Second Steps with DAZ Studio: Part Zero


Welcome to Level Two.

If you’ve been following the tutorials so far, you should be able to find your ways around DAZ Studio pretty well. You know how to drop figures into a scene and add clothing and props. You know how to use textures, apply poses, manipulate the lights and even use Shaders to create anything from Superheroes to high quality line art.

It’s time to turn the heat up a little.



We’re going to look at how to make a good scene great. We’re going to look at realism and how to achieve it. We’re going to find out how to use reflections, transparency, depth of field and more, all in the pursuit of Makin’ Kewl Piccies. So far, I’ve tried to focus on the wealth of available free products that’s out there in renderland. This time around you’ll be pointed to the best value for money non-free products out there too. It’s possible to create downright stunning artwork with very little cash outlay at all provided you know what’s worth buying and what isn’t. I’ll help guide the way.



Photoshop is going to get a workout too as we’ll be looking at how to use postwork to improve your images – and when it’s best to leave well alone.



Watch this (3d) space.

6 Comments on “Second Steps with DAZ Studio: Part Zero”

  1. So why don’t you actually TELL us what items you bought for each image?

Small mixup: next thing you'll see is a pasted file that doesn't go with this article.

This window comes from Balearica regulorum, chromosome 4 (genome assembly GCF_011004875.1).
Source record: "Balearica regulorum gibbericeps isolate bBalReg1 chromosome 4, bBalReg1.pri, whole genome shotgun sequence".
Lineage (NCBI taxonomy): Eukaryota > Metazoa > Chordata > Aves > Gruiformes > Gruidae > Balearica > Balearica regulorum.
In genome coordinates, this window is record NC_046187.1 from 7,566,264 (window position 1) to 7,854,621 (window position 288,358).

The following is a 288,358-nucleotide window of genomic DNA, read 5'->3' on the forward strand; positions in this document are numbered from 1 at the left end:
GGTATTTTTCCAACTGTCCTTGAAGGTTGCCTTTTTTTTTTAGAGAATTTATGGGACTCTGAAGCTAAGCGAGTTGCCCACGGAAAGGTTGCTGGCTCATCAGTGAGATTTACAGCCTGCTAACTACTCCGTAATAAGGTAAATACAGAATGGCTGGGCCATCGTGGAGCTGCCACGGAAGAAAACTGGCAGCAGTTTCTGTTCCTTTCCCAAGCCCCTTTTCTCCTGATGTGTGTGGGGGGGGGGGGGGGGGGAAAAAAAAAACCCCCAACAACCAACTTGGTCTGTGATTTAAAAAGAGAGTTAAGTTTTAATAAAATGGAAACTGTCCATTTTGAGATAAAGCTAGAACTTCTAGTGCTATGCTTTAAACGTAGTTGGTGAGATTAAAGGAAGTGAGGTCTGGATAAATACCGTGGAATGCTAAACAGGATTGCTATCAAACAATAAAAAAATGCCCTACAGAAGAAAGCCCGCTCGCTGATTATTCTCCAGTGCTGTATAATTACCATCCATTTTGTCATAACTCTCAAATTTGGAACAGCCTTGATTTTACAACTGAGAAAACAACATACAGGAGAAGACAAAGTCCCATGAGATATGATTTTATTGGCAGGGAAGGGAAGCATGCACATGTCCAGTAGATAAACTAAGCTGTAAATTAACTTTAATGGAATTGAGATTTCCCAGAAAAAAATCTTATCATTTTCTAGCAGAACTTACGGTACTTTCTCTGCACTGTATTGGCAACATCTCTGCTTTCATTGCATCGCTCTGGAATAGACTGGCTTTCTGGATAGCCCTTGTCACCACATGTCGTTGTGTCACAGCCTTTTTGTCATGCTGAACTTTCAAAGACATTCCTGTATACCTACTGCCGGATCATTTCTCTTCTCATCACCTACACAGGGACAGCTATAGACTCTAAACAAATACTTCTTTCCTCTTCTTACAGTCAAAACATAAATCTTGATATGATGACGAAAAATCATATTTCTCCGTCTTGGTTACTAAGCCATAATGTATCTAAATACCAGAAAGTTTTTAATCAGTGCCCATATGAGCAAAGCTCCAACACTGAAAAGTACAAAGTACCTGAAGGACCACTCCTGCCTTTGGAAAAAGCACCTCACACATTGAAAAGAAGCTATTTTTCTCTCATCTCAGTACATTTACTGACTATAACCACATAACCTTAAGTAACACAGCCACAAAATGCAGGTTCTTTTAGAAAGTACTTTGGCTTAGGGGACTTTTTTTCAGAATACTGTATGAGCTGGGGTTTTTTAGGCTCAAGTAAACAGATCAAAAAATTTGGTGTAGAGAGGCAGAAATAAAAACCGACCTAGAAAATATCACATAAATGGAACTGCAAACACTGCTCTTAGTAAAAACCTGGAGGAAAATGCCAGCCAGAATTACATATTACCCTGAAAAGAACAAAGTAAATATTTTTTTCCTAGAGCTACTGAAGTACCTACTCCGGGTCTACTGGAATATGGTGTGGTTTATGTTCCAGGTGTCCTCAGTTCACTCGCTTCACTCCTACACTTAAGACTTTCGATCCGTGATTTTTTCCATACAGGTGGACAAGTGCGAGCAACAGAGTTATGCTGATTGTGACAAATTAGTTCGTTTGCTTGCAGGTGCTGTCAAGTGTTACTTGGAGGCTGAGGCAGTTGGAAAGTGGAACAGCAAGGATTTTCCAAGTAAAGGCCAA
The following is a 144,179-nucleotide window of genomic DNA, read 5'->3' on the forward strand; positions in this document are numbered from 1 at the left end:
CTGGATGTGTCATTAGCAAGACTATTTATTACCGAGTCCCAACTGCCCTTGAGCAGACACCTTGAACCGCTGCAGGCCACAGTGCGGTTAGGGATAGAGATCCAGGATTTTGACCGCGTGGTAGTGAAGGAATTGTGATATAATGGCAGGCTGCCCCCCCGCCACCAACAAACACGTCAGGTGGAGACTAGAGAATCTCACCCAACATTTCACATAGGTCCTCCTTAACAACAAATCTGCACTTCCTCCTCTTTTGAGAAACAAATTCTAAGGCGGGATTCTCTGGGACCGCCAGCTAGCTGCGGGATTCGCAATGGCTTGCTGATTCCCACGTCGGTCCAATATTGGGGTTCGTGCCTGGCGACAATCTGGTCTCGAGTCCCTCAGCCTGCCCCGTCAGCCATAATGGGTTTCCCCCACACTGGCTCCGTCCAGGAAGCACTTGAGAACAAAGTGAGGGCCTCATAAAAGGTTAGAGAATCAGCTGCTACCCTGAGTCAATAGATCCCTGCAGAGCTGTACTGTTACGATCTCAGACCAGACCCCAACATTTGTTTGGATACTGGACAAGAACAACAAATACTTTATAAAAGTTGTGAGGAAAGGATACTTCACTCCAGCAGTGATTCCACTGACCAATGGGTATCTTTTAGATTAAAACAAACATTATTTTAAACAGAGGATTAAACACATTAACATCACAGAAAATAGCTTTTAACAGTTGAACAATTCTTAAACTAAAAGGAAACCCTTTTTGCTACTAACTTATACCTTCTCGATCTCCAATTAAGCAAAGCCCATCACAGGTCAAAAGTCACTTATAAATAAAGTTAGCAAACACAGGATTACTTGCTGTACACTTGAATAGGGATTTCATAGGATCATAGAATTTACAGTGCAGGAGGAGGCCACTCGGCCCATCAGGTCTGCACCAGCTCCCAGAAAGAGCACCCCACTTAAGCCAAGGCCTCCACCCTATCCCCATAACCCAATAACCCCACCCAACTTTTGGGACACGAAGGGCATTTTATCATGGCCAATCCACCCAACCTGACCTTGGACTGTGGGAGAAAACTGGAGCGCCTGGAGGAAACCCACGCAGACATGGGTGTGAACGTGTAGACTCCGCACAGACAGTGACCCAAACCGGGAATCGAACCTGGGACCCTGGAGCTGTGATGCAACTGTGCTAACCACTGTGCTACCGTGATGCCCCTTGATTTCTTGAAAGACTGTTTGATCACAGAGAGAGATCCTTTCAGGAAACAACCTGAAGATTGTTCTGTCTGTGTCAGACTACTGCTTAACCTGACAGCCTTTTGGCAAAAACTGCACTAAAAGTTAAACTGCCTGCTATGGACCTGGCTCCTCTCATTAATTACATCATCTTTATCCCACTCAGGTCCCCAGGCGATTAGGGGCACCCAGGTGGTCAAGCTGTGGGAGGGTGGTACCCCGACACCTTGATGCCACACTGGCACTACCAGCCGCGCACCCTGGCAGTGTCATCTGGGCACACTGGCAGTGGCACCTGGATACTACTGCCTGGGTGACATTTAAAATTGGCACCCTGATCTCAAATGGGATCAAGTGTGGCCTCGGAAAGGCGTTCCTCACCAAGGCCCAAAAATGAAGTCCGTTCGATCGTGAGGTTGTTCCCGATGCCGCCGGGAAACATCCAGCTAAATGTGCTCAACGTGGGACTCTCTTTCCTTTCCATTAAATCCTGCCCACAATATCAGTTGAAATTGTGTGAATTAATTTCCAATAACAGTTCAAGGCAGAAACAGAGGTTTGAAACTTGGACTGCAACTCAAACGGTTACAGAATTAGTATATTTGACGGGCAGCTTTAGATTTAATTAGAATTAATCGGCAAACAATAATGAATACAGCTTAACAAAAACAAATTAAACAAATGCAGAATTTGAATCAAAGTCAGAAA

This is the worst kind of tease– the king where you announce that you have something worth saying but then deliberately withhold it. You are worse than the evening news. I don’t have two months to wait for you to slowly trickle out the valuable information this post hints at. I’m certainly not going to come back to this blog every day, only to be disappointed over and over again while you talk about things completely unrelated.

    You got my attention. Now put up or shut up.

  2. Wow. Considering this particular post is only three weeks old, and I’ve so far posted one tutorial (with another on the way) I don’t think you’ve any reason to complain. I do this for fun, y’know.

    And that means that go up when they’re done, and not a moment sooner. If you don’t like that, tough.

    As to what’s in each image, here’s a quick rundown, from memory:

    1. Girl 4 with Stonemason’s Faded Industry
    2. Michael 4, Xurge’s Paladin armour and postwork using the Redfield Fractalius plugin for Photoshop
    3. V4, Aurelie texture and morph
    4. M4, Jepe’s Rodan (I think)
    5. M3, Vince Morph, Shadowdancer outfit
    6. V4 + Towel Set
    7. Aiko 3

    The point though is that it’s not the quality of the items (or the size of your runtime folder) that’s important, but what you do with them. Lighting, Depth of Field and composition are what’s important – and that’s what I hope to show in the tutorials.

    Oh, and next time you could just, y’know, ask politely…….

  3. Thanks for the detailed info.

    I’m sorry I took the tone I did. I actually found your site through google image serach. When I saw the part that said,